The price tag that comes with growth

Published 12:00 am Friday, October 26, 2007

We’re learning that growth is expensive on many levels.

It is expensive for those who cherish the open spaces, who pay for growth in a loss of that freedom to roam.

It is expensive for governments — and by extension, taxpayers — to pay for infrastructure needed to handle that growth.

Another example of such expense involves replacing a 27-year-old sewage treatment plant with one that can initially handle 1.25 million gallons a day to serve the Courtland area. There are plans being considered to double or triple the size of the yet-unbuilt plant.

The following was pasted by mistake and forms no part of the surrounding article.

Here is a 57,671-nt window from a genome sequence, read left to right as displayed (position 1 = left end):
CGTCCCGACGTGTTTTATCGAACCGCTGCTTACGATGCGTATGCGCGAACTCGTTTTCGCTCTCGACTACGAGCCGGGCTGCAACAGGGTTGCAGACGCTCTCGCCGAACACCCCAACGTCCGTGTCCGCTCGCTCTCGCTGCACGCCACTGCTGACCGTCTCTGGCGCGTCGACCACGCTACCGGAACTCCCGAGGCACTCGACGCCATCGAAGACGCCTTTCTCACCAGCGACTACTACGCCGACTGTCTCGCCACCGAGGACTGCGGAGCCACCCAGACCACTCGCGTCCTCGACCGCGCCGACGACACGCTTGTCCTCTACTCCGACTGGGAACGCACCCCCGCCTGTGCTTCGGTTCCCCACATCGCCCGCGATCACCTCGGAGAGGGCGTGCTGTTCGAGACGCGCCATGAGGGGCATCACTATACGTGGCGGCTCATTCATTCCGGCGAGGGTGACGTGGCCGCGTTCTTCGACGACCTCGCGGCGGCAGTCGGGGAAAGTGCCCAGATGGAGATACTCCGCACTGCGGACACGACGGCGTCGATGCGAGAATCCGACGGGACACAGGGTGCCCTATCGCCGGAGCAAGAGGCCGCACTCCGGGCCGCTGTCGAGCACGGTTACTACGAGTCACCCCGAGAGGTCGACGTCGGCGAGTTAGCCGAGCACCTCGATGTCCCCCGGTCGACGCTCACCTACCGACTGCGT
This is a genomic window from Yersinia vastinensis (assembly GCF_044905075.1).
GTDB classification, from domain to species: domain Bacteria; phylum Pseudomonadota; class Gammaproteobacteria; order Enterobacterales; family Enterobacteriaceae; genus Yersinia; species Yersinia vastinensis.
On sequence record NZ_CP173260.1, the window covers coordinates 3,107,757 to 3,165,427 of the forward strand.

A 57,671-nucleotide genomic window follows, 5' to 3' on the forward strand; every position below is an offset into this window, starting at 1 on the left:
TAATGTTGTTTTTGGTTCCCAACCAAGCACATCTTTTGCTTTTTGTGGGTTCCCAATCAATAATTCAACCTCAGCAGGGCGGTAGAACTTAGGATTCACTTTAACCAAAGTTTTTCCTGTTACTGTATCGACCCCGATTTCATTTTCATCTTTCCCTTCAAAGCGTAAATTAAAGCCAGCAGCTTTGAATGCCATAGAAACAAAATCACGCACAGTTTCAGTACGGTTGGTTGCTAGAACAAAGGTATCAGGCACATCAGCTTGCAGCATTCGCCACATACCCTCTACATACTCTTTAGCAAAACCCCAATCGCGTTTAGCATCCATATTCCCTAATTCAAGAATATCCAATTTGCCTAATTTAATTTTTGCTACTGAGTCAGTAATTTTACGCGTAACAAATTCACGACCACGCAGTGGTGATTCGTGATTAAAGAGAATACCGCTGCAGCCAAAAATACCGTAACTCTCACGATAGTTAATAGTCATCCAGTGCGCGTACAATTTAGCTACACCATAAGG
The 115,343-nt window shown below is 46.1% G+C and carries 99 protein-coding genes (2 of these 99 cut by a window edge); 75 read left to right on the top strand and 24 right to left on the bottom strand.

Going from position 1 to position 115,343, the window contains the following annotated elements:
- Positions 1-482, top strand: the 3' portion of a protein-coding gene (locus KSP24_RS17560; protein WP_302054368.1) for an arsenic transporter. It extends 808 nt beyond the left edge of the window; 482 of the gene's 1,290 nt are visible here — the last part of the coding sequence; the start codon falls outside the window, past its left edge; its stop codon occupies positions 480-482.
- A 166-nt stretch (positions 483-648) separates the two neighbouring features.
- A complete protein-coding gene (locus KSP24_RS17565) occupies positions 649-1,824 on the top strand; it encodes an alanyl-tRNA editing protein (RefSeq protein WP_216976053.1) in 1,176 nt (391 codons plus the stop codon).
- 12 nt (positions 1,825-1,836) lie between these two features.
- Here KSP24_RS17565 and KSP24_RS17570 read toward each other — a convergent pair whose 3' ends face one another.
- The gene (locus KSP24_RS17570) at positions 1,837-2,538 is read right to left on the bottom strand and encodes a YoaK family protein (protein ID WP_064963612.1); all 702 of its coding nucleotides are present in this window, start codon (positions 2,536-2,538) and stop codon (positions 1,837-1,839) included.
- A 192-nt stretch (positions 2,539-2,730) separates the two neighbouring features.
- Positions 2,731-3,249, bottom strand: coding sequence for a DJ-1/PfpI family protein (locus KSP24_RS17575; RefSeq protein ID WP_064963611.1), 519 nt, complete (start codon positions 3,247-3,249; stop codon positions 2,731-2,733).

Current housing developments are feeling the pinch of failing drain fields, and new projects on the books are taxing the current system to dangerous levels, the county’s board of supervisors are being told.

Potential cost estimates have not yet been made public, but you can bet it won’t come cheaply.

Like every other growth project, it, too, will be expensive.